"I'm healthy," he said. And, stopped. To Green's mind he'd offered all necessary information.
Of course that wasn't good enough for enquiring media minds. Green himself understands that given his health history this will remain the main topic of his preseason discussions. Not so much because anyone doubts his story; but because when full-go Green has shown his amazing play-making prowess. Sure, the 2010 Bulldogs scored eight of their nine victories after Green was sidelined by a knee injury, then surgery.
What they might have achieved-extra with him, though, tantalizes the MSU mind. As does how much Green could matter this senior season. So, sorry, Marcus, once again…how are you?
"I like to say I'm healthy," he said. "I'm healthy!"
OK, that's an encouraging start. Care to put a percentage on just how healthy? "Well, because it's still training camp I feel like I ain't at 100% yet. Game day, I'll be 100."
That will be very, very good opening-night news. Anyway, in practices open for outside observation Green has run—and cut, jumped, spun, whatever—without any obvious issues. The knee, damaged in the Auburn game, has had over ten months now to heal from the operation. Coach Dan Mullen took no chances with the talented tight end in spring camp, limiting Green to specific drills and no scrimmaging at all. Just how much he's scrimmaging this week, well, that's a good question.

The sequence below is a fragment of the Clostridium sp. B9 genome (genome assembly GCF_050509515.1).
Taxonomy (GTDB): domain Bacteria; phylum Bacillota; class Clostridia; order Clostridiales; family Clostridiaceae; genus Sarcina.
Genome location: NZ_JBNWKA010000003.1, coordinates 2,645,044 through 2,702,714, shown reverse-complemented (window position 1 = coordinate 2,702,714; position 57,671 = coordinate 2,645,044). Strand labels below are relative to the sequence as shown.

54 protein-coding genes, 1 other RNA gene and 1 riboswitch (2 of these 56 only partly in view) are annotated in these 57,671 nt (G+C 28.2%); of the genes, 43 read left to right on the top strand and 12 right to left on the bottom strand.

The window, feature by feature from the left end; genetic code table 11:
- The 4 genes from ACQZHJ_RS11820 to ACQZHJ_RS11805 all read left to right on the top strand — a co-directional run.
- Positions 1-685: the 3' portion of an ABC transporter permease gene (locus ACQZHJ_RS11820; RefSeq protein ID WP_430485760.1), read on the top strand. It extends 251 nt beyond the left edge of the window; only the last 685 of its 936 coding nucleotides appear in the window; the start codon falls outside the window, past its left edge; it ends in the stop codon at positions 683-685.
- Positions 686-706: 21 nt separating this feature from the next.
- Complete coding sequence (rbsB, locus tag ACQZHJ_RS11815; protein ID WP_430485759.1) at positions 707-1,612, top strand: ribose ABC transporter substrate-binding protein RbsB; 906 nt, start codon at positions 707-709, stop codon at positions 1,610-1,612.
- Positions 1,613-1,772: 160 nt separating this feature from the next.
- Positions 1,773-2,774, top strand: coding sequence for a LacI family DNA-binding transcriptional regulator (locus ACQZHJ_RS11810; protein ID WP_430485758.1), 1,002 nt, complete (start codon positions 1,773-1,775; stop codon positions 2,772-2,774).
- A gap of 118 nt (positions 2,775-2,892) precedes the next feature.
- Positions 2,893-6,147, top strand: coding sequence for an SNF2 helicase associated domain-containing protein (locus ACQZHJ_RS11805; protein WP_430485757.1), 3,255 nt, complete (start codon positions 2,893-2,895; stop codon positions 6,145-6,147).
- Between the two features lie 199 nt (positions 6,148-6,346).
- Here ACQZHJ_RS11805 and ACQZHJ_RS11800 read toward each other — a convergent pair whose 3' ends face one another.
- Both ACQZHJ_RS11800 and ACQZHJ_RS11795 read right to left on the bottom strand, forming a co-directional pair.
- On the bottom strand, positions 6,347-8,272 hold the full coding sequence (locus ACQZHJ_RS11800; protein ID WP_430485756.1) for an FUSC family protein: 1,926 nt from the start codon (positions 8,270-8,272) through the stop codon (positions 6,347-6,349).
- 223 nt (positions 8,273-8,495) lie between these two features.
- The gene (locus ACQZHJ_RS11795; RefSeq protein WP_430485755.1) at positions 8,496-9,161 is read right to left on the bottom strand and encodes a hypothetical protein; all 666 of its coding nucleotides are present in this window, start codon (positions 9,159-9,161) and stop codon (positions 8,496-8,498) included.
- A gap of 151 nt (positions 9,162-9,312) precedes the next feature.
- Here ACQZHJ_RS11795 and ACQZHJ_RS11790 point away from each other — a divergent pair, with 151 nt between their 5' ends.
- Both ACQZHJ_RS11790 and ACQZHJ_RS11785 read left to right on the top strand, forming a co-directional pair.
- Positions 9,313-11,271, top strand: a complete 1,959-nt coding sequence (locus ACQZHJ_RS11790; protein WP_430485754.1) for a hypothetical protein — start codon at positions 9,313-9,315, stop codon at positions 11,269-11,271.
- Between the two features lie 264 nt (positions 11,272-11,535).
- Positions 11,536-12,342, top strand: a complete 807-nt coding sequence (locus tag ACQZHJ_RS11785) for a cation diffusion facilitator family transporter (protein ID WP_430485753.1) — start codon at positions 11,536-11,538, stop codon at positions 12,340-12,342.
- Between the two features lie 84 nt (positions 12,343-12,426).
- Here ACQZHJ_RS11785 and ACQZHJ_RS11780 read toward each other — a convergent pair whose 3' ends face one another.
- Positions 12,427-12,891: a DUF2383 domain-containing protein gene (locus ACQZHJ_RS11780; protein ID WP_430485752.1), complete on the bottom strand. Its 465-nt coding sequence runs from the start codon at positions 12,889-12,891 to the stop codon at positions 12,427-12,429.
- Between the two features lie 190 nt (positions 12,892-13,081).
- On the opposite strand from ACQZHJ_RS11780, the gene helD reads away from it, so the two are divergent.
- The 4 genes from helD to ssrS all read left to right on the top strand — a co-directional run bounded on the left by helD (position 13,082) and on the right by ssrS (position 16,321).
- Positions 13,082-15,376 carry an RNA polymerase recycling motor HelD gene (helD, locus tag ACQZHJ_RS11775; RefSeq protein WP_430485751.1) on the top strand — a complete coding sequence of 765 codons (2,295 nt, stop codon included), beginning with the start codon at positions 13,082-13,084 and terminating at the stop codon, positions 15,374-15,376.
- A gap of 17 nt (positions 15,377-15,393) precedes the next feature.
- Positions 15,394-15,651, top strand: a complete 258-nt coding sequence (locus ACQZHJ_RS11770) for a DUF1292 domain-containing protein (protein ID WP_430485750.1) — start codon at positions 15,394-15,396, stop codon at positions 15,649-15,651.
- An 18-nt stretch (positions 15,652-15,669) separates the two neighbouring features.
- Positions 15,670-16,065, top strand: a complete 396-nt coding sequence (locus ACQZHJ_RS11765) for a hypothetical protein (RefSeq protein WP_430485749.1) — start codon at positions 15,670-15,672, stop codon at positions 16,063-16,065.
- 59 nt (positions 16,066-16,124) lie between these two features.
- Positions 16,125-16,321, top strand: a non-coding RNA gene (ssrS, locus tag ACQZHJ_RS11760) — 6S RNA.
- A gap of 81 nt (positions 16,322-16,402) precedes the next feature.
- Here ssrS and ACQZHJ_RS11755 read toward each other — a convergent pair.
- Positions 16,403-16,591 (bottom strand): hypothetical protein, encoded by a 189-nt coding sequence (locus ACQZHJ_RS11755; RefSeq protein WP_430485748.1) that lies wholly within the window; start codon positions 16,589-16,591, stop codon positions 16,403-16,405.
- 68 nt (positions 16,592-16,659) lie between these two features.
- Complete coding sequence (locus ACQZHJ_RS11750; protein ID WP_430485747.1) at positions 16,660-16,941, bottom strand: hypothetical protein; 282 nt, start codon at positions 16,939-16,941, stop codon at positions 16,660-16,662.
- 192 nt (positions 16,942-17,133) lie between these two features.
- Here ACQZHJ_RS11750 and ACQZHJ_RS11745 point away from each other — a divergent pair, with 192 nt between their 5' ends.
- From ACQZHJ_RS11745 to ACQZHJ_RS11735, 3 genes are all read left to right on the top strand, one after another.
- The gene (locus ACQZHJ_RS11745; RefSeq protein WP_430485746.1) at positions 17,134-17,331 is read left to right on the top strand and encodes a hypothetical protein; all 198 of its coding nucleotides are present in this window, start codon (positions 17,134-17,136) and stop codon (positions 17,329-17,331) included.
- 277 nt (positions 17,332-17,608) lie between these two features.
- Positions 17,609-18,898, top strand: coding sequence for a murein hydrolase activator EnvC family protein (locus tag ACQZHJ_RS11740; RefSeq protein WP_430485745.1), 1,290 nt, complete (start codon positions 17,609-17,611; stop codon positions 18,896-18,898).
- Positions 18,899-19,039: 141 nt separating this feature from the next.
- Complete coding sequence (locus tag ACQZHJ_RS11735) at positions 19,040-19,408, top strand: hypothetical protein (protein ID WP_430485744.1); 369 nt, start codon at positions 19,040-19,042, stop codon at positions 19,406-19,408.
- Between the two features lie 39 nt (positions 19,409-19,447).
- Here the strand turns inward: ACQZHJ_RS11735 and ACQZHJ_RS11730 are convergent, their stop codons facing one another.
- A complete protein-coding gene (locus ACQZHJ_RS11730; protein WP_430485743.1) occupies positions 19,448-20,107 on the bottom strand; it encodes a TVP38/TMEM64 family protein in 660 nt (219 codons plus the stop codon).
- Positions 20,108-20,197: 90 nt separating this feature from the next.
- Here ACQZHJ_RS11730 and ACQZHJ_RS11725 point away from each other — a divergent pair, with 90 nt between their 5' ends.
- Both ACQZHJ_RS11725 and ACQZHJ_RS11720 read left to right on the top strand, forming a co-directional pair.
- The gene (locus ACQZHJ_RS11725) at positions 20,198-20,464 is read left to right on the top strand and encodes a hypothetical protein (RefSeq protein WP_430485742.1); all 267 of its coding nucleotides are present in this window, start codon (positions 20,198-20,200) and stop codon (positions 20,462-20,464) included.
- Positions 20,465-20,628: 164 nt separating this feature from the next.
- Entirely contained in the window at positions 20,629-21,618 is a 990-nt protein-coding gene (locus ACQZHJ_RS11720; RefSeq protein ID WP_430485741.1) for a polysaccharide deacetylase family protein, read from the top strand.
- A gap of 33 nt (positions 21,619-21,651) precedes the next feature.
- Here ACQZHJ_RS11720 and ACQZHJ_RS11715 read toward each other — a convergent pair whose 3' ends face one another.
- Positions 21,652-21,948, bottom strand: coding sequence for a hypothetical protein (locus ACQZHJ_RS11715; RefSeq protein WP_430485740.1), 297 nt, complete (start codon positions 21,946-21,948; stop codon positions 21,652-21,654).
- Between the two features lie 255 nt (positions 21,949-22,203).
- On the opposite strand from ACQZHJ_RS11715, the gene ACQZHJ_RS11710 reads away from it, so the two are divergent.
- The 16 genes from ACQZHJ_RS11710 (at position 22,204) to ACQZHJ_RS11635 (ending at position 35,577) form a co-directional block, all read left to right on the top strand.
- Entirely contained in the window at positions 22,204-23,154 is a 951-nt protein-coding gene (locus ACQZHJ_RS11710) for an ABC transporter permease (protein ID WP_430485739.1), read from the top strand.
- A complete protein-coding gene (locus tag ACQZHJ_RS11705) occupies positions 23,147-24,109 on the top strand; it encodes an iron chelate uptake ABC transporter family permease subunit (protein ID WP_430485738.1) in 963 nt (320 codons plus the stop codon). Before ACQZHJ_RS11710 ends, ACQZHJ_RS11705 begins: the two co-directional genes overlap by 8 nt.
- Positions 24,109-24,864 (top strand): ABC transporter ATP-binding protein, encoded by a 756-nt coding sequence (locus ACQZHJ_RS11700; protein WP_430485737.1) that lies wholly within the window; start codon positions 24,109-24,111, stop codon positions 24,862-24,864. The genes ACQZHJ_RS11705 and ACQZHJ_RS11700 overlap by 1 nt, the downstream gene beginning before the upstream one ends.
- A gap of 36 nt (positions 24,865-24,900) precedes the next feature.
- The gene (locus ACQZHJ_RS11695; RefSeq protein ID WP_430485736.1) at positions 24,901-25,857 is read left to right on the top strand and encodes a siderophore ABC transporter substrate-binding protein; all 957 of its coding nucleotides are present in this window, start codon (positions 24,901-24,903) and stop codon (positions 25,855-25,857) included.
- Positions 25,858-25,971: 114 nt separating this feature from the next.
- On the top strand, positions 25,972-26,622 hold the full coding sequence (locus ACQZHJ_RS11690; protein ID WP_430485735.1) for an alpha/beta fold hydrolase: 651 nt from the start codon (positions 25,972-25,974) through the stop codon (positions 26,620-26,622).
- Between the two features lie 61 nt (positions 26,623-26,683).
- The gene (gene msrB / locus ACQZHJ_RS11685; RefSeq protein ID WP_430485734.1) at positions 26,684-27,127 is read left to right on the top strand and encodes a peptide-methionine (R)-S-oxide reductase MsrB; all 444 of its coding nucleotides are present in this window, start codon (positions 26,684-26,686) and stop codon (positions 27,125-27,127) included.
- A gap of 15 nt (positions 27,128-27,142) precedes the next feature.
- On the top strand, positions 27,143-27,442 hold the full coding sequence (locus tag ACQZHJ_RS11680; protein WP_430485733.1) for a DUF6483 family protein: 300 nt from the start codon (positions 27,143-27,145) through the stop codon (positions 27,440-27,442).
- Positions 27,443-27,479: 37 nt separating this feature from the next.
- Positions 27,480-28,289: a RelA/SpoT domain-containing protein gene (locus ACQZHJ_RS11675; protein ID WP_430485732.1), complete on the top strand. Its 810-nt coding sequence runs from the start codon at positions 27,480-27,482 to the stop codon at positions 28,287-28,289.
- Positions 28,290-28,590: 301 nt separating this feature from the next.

Fact is Green almost welcomes the health questions right now because he's played only 16 games in three varsity seasons. His 2008 was cut short at two games, too, by a pelvic condition that ultimately was fixed by specialist surgery. Include his redshirt year, and he has watched the other 34 State contests from 2007-10. That is a whole lot of sideline time.
"To be honest, most people think it's been hard," Green said. "But just having a great team, great leadership on the team, that just encourages you; ‘Marcus we need you, get healthy, get stronger, we're praying for you'. So that's meant a lot, it made me stick around the team."
Mississippi State was sure to stick by Green, because on the—unfortunately few—games he's been healthy, he has been a genuine game-changer. He'd barely arrived on campus in summer 2007, a touted, fast, and physical running back, and the then-MSU staff was measuring him for tight end. Mullen maintained the move and in 2009 Green put on a show with 27 catches, 306 yards, and three touchdowns. Frustrated fans won't be surprised at the reminder his '09 numbers were more than all State tight ends combined contributed in 2008.
Obviously the '10 Bulldogs made the best of things without a big-threat receiver at this blocking position. Oh, but what they have in mind now that Green is back…this is a 240-pounder who can beat any linebacker down the middle on fast routes, or just beat-up a safety forced to cover. By the way, Marcus, exactly how are you being used in the '11 schemes so far?